Transgender Dysphoria BluesTotal Treble
By Dustin Blumhagen
This album is undeniably a cathartic release for Laura Jane Grace. This is first Against Me! release where she is officially frontwoman rather than frontman. The overall theme of the record understandably focuses on the emotions and thoughts that accompanied her coming out as a transgender woman and learning to live life openly in her new role. There are ups and downs, heartbreaking moments of doubt and hatred tempered by the sweet relief of finally embracing freedom to be who she really is.
As undeniably monumental this release is for the punk scene (and rock and roll in general), the actual music shouldn’t be overlooked because of the message. The three men who make up the rest of Against Me! have helped give life to Grace’s words. This is one of the rawest rock and roll records the group have ever released, with gritty production and occasional blemishes, which are laid bare alongside the lyrical confessions. This is the least radio friendly Against Me! release in years and the band don’t waste the opportunity. It is not Reinventing Axl Rose by any means, but the group have evolved their sound over time and lineup changes and it is undeniably for the better. There are shining moments of beauty, which perfectly weave their melody around Grace’s heartfelt poetic lyrics. There are also chaotic raging punk rock songs, which distill her words into pure vitriol, seething against homophobic bros and the pressures to fit in.
The album kicks off with the punkabilly stroll of the title track, which sonically most represents the sound that the band explored on White Crosses. No time is wasted getting to the point, with Grace proudly owning her gender identity singing some of the most affecting lyrics on the album. She balances sorrow and anger when she sings You want them to see you like they see any other girl… They just see a faggot, seething as she delivers the final line. But the whole experience of openly living as a woman has obviously had a positive effect on Grace. Despite the pain that is evident throughout the album, she has moments of uneasy acceptance, such as you’ve got no cunt in your strut, you’ve got no hips to shake, and you know it’s obvious, but we can’t choose how we’re made. Previously heard on the True Trans EP, True Trans Soul Rebel still stands as the most emotionally stirring track on this full length. While her experience is very much her own, the song draws on a well of empathy and tugs at your heartstrings with its stirring words. When Grace’s voice almost breaks while singing you should have been a mother, you should have been a wife… you should be living a different life, your heart breaks along with her. This is the strength of the release; it evokes feelings in anyone who has felt they didn’t belong. It is safe to say that most listeners are not struggling with gender identity like Grace, but it is comforting to know that there is someone out there who stands as a beacon for those who feel alone, who feel left out and lost in a large world. That is what has drawn so many people into the punk scene for decades, searching for a place to belong.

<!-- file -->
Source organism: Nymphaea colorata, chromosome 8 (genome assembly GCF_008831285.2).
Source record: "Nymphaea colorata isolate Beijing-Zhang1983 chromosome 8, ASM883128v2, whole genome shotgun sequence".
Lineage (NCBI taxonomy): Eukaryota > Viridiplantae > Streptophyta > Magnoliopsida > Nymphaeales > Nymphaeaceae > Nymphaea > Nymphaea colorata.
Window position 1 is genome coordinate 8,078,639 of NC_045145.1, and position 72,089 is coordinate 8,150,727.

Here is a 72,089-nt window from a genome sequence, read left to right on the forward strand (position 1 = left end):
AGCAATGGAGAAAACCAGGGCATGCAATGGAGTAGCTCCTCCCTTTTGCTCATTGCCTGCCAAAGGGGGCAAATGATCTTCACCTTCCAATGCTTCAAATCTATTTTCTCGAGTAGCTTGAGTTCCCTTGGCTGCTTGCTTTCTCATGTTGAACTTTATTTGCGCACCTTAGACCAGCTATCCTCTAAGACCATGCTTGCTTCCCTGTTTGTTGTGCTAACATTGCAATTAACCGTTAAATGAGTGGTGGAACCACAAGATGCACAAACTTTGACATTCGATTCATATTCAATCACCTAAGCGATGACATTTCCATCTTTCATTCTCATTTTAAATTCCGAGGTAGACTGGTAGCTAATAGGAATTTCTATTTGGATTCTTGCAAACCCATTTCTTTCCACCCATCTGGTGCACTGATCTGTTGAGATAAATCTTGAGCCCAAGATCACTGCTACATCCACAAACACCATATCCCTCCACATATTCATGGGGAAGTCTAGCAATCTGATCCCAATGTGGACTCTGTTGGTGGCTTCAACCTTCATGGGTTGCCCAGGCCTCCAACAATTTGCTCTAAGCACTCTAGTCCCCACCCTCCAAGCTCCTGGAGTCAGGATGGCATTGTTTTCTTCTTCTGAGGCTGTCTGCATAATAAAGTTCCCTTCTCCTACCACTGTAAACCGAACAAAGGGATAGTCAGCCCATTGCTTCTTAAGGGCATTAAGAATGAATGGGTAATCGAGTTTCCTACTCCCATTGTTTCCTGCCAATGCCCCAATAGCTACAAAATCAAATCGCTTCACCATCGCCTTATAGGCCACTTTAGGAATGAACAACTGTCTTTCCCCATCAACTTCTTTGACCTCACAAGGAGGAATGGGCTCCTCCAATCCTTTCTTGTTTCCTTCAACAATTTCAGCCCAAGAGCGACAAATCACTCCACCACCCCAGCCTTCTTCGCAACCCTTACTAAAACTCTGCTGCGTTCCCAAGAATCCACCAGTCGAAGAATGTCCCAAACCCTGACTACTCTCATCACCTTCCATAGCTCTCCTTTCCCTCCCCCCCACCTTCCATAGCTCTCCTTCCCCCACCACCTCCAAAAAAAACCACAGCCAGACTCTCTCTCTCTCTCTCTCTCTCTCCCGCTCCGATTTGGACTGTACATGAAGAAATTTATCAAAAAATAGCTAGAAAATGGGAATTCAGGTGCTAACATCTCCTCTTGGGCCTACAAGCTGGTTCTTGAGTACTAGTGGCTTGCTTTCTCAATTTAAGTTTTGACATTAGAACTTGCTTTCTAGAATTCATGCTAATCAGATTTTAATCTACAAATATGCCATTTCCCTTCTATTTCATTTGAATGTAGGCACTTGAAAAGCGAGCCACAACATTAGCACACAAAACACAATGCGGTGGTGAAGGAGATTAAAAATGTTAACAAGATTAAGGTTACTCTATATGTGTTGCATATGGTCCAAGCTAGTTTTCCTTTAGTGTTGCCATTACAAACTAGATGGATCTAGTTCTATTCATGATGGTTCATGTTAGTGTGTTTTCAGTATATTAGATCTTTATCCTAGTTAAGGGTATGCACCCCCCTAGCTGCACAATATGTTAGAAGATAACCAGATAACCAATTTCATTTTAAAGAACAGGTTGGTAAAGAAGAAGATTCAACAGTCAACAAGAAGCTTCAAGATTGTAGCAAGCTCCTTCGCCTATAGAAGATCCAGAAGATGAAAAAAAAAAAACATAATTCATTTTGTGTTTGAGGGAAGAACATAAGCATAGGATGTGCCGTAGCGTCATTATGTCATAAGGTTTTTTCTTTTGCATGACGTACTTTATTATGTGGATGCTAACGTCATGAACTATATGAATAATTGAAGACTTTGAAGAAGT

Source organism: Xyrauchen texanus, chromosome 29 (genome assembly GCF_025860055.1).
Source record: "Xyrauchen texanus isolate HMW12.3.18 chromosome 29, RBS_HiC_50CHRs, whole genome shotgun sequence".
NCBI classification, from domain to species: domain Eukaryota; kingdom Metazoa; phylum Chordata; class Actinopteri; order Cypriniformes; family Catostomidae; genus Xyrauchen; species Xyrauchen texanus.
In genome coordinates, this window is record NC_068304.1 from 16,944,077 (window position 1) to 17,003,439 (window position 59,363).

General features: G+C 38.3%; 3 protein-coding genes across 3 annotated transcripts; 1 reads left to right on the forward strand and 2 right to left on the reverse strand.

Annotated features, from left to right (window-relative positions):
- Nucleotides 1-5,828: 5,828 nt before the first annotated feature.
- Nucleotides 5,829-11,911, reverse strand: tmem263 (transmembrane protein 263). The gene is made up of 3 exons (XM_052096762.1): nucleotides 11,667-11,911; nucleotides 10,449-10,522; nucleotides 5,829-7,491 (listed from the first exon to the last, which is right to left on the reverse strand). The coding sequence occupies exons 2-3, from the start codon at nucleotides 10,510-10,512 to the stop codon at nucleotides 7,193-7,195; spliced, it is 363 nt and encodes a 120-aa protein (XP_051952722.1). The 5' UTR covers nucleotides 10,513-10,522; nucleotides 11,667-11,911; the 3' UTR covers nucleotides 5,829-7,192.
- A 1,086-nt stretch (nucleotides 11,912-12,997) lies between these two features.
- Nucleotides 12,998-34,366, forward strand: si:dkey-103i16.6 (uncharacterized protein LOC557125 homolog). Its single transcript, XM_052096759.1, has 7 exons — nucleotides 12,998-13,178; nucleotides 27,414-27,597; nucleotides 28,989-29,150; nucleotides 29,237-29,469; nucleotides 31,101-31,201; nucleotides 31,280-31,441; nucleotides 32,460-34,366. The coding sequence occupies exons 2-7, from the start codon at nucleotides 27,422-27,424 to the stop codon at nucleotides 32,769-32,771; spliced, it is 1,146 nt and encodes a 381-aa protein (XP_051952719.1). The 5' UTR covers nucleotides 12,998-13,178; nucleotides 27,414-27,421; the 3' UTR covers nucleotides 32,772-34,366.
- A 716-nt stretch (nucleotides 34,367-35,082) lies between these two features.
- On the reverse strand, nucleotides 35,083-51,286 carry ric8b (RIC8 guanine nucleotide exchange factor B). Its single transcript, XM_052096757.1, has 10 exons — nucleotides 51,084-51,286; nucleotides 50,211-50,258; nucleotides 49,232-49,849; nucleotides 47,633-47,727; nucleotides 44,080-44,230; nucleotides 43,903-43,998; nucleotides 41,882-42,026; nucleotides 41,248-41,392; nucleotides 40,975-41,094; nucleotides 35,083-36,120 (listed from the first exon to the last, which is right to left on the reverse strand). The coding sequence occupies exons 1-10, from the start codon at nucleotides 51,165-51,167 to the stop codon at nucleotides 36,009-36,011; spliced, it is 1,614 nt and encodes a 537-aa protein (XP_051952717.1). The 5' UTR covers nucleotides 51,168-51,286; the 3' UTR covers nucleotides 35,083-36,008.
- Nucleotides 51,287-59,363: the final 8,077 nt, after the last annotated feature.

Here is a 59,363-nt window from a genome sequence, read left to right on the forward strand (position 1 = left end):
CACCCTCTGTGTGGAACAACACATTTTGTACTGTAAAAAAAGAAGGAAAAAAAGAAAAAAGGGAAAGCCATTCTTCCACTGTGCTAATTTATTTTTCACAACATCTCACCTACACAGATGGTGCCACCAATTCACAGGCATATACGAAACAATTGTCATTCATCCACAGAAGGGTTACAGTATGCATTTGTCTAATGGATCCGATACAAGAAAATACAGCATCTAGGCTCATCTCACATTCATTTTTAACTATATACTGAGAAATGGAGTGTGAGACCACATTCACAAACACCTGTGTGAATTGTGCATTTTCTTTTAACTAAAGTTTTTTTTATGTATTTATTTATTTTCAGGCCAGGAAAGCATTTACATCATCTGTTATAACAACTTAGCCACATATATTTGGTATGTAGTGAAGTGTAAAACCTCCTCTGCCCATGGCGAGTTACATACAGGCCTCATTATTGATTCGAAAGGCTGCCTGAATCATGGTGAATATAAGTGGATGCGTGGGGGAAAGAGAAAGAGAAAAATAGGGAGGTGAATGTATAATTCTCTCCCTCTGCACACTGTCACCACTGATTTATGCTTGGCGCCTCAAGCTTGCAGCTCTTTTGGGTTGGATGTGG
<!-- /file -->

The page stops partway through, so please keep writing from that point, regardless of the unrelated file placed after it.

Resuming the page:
The band kick things up a notch on Drinking With the Jocks, a raging rocker that simultaneously stands as a “fuck you” to ignorant bro culture and expresses deep longing to just fit in. It is fast and angry and one of the most punk songs that we’ve heard from Against Me! in a while. The interestingly titled Obama Bin Laden As The Crucified Christ has a classic rock sound, which evokes thoughts of Led Zeppelin, which is a little weird at first, but grows with repeated listens. The other track that was prereleased on the True Trans EP, FuckMyLife666, showcases the evolution in Grace’s voice, which has more melody these days and slightly less grit. This evolution has been happening for a few albums now, so it isn’t a dramatic shock, but it really stands out on this album. It is a pretty rock song, which asks chipped nail polish and a barbed wire dress, is your mother proud of your eyelashes?
The album isn’t entirely focused upon Grace’s gender identity though. The album continues to follow latter day Against Me! with a lyrical focus on personal themes, instead of wide spread political themes like their earlier work. Both Dead Friend and Two Coffins focus on the relationship between love and death. The lyrics return to the struggle of gender identity on Paralytic States, which tells a sad tale of struggling with life. It reads like a heartbreaking obituary with jarring lines like cut her face wide open, shaved the bone down thin, plumped her lips up exaggerated, a fucked up kind of feminine and standing naked in front of that hotel bathroom mirror… she still saw her mother’s son.
At times listening to this album feel awkward, as if you are snooping through someone’s most personal thoughts and feelings written in their diary. It makes you angry, sad and hopeful all within a half hour. It’s an emotional roller coaster and you are riding along with Laura Jane Grace, sharing in her pains and triumphs. Musically, it stands among Against Me!’s best, but lyrically, it stands as one of the most important releases of a generation. This is not empty teenage angst, this is pure emotion bled out onto the page and poured into the microphone.